So yeah, definitely, if you’re going to fertilize, now until late July is a good window. After late July, you really don’t need to fertilize things that you’re going to be finishing off in September. So, you know, the tomatoes and your summer crops, after late July they really don’t need it. And then the annuals, and the things that are going to go with the frost, you really don’t need to fertilize them after July.

MF: Okay, so here’s my particular question; because I mulched my garden pretty heavily, you know, in my neverending attempt to keep it moist and weed-free, so I have heavy mulch over everything, how do I fertilize this stuff?

AI: Well, there are a couple ways. It depends how big your garden is and if your garden even needs it, too.

MF: It’s small.

AI: It kind of depends of how you’ve managed your garden; if you worked in a whole bunch of compost and now this mulch that you’re using is decomposing and the plants look great and really dark green and that kind of thing, maybe they don’t even need it at all.

MF: Okay.

AI: But if you haven’t and your soil is really poor, sandy, and you know, you know, you need to supplement. So, you know, first have that thought go through your head. And then if you decide, I really am going to fertilize, am I going to do it? Then you have two ways. You can either, depending, if your garden isn’t too big (and I know this won’t work for you), but people with smaller gardens, you actually can pull back the mulch a little bit (I know that sounds like a pain, but that’s why it’s a small garden), pull it back a little bit and you can scatter the granular.

It can be a conventional fertilizer or there are a lot of poultry-based organic products that come in a granular form, which are a lot easier to handle. So you can sprinkle that down, and then it would be great if you could water it, and then push that mulch back. So that’s one way. Or you can go with the liquid fertilizer. And, you know, there's conventional stuff all over the place.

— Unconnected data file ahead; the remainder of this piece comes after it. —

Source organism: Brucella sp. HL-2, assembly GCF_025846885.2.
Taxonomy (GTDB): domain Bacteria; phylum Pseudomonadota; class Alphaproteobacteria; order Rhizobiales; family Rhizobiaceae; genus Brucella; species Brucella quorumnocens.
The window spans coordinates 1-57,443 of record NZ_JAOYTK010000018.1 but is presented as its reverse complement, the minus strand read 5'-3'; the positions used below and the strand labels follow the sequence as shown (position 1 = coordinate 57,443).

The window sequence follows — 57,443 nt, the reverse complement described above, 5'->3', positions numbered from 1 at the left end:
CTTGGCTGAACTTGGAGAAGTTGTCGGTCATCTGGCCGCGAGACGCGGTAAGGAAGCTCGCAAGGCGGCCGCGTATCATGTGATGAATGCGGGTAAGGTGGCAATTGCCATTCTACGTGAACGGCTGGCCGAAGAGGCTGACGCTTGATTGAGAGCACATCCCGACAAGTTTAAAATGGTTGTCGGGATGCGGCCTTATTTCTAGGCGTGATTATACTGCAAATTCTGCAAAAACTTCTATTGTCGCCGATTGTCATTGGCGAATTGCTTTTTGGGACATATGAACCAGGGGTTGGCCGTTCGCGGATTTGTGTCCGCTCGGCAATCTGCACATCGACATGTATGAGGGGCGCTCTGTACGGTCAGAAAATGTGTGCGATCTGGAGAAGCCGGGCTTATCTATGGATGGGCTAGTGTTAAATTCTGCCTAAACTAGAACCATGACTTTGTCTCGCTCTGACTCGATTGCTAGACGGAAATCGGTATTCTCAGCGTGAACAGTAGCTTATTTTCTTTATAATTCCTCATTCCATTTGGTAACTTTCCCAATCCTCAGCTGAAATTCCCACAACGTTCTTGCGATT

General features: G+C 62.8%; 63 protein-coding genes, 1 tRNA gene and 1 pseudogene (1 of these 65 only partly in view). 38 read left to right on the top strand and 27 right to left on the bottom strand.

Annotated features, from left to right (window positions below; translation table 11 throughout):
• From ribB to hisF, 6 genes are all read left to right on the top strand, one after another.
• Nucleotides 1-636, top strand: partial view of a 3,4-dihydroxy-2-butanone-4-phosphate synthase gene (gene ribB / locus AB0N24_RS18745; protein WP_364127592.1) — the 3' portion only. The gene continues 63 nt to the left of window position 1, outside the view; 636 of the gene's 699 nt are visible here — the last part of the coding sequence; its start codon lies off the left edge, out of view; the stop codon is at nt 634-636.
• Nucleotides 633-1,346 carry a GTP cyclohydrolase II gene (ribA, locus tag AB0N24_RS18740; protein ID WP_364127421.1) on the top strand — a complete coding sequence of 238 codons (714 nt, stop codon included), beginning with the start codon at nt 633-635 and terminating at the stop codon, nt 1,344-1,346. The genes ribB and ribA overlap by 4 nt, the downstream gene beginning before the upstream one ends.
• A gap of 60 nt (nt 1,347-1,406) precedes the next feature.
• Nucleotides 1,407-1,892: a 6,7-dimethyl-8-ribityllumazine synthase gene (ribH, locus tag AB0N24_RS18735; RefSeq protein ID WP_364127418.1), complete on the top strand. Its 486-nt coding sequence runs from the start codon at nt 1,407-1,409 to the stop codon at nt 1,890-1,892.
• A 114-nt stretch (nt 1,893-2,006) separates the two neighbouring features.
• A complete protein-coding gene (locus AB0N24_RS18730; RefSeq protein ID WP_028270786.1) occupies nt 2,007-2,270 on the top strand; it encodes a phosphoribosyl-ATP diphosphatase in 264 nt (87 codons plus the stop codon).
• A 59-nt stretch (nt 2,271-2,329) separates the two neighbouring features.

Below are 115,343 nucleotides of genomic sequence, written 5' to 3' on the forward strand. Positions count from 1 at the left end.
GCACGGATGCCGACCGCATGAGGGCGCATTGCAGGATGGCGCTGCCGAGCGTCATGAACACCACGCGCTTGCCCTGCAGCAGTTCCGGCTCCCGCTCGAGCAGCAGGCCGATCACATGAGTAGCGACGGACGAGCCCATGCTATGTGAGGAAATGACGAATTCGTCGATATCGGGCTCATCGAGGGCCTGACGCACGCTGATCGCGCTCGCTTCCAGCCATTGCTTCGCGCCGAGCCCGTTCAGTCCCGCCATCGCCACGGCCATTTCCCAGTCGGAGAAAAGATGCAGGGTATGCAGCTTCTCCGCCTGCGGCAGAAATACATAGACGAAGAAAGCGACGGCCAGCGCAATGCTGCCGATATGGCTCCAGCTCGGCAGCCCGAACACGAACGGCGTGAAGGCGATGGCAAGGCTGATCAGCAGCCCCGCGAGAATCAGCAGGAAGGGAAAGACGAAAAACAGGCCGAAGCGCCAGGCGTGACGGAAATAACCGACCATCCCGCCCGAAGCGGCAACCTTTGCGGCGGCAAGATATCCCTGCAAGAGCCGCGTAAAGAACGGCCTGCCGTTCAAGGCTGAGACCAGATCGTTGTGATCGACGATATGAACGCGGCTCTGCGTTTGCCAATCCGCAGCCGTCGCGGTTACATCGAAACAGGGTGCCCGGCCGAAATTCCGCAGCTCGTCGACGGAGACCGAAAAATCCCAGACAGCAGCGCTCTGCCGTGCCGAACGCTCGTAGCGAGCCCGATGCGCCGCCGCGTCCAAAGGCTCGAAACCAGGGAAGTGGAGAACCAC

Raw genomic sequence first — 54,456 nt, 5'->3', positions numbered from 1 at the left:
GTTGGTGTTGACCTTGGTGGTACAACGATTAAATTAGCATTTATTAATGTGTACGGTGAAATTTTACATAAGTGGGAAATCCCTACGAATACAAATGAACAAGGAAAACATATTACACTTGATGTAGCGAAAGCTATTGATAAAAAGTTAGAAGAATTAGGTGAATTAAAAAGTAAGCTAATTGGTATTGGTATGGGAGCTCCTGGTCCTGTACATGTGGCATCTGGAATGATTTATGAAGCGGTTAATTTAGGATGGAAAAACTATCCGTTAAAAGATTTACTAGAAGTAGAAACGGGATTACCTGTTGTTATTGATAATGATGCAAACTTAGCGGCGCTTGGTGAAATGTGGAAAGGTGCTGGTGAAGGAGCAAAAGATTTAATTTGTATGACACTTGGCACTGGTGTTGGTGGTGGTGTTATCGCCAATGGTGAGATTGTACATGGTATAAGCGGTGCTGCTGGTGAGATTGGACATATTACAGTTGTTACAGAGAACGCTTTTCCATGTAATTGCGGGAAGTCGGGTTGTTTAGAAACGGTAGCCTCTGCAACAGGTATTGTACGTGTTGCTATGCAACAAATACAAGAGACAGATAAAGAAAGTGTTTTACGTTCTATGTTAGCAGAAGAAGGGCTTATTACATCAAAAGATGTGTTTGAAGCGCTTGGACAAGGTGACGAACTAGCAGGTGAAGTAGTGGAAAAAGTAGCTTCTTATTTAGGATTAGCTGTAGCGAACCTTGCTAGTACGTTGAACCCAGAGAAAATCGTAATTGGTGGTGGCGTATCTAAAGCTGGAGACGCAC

MF: Not so much in the organic line, though, right?

AI: There’s some. There’s Fisher mulch, and it’s probably one of the best known. The problem is, as it goes through the mulch, a lot of it’s going to stay in the mulch area, too. If you have a trickle or a drip system set up, you can run some stuff through that. The problem is the organic-based stuff often will kind of clog it up. So you want to be a little careful with that if you do have a drip. Some people have, to conserve water, it’s a really great way to conserve water, some people have set up drip systems. Just be a little aware, take a look at the slurry that you’re mixing and see if it look clumpy and gluey like that, then maybe don’t put it through your drip system.

MF: Well, my drip system is the gallon jug with the never fail nail hole in the corner.

AI: Well, that’s pretty good, that nail hole probably isn’t going to get clogged up too bad. It’s more when you have a lot of tiny pores that the stuff needs to seep through, then the organic stuff doesn’t go through. Then you need to weigh your management plan. Is it more important to conserve water and use the drip, then you might want to you a conventional water-soluble fertilizer. Or if it’s more important to you to be organic, then you would go through the extra effort to pull that mulch back and get the product under. Or work really hard at building up the soil the rest of the year with carbo-crops, green manures, all this stuff so that it has a reserve of nutrients to bank on.

MF: Okay, two quick questions; flowers also, good time to fertilize them?

AI: Yes, because they’re growing full speed ahead, too. They really are pushing out a lot right now. Yes, definitely all the flowers.

MF: And you mentioned that you might now want to fertilize herbs, right?

AI: Oh right, right! Yes, yes, herbs actually taste better— because with herbs, especially the things like thyme and rosemary and sage, you know, the ones where it’s a more concentrated oil that you’re going for, they actually have more intense flavor when they’re not overly lush. So the lush growth actually dilutes because, you know, it’s just more tissue and water and not the essential oil that’s giving it the flavor it has. So it does dilute it some. So they often talk about letting herbs actually suffer a little bit. They get more intensely flavored when they’re not completely lush and full and all that.

I would say that parsley and basil and cilantro would be the exception. Because, you know, you just want those big juicy leaves that you’re going to chop up and eat fresh. But it’s more, as I said, the wiry, like the thyme, and the savory and sage, and things like that.